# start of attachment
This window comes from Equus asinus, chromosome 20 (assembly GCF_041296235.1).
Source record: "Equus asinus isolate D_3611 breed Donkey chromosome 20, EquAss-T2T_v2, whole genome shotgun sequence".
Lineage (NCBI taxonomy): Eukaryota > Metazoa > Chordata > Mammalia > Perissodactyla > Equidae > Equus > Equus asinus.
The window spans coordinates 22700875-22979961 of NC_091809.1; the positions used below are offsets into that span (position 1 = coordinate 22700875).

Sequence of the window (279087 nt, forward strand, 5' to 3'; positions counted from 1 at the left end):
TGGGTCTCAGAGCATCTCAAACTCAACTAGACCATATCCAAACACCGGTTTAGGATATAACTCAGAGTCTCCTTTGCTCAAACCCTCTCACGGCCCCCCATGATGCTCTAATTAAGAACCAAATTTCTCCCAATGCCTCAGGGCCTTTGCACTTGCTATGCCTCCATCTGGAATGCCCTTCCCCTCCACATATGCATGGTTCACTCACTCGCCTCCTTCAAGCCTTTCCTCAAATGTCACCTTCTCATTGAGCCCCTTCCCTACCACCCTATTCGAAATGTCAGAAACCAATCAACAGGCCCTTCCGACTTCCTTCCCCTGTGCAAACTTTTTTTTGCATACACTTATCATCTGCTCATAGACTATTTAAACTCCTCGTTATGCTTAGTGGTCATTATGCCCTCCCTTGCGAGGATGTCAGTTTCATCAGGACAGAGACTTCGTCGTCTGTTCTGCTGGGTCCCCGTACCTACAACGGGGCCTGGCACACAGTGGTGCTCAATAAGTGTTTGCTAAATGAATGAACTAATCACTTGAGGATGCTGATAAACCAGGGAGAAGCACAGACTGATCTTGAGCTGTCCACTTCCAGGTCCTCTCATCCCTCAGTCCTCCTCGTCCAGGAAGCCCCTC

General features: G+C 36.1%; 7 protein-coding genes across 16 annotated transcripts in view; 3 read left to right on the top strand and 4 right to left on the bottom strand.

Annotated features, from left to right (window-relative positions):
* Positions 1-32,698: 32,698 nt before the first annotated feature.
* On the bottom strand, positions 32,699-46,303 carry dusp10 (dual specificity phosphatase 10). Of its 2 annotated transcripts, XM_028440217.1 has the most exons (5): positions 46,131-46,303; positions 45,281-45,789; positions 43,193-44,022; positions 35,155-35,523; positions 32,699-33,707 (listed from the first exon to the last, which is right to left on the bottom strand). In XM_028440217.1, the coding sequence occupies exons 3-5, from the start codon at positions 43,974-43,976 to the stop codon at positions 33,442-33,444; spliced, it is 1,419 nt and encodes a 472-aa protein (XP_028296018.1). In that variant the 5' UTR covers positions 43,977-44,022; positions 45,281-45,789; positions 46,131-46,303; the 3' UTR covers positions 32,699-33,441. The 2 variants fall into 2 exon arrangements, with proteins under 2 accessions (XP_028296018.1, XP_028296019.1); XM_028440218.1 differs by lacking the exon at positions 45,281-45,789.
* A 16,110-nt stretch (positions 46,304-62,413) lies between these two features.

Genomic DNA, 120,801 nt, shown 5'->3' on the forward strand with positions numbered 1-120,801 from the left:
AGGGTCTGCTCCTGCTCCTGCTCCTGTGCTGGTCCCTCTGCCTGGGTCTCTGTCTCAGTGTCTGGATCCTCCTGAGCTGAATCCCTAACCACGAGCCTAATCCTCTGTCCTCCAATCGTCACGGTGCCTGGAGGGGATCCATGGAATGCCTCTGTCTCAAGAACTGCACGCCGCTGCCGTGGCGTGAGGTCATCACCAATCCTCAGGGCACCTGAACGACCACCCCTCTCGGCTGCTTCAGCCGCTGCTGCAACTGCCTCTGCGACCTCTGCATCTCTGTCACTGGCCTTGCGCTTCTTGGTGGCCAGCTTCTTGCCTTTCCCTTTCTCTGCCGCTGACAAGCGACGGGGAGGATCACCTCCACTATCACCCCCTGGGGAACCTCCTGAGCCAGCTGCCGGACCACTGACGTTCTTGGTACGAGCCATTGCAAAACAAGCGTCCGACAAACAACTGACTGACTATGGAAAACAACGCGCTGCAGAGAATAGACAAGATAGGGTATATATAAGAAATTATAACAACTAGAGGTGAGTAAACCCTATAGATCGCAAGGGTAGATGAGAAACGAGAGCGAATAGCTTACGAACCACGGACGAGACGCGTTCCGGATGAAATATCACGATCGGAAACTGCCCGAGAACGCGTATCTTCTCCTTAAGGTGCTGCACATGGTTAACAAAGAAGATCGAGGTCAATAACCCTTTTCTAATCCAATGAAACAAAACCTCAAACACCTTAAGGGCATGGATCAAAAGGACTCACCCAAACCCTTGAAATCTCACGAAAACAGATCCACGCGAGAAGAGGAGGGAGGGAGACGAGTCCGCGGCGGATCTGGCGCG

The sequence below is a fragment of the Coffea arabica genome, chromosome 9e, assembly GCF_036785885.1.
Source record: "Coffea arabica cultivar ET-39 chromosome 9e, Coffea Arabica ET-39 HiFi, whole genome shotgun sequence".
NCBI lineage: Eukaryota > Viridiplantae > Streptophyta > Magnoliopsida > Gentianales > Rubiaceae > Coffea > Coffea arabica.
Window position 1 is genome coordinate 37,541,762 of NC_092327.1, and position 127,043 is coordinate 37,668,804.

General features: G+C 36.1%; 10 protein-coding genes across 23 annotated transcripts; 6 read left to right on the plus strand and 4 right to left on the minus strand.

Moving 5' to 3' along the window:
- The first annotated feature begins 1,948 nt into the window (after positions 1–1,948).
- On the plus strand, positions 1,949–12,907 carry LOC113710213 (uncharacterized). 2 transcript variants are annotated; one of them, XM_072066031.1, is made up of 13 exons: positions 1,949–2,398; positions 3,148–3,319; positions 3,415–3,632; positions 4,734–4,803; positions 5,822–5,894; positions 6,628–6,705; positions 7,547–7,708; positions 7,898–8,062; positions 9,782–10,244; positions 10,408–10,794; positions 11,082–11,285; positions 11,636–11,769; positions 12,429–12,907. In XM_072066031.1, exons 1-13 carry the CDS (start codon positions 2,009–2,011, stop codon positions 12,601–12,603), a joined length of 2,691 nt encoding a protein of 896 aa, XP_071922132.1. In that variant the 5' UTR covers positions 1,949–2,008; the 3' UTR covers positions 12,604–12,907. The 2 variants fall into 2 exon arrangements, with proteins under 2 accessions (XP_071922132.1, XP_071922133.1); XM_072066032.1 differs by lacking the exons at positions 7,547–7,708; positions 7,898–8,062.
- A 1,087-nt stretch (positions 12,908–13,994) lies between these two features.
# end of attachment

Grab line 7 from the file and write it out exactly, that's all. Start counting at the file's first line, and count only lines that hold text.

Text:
General features: G+C 36.1%; 7 protein-coding genes across 16 annotated transcripts in view; 3 read left to right on the top strand and 4 right to left on the bottom strand.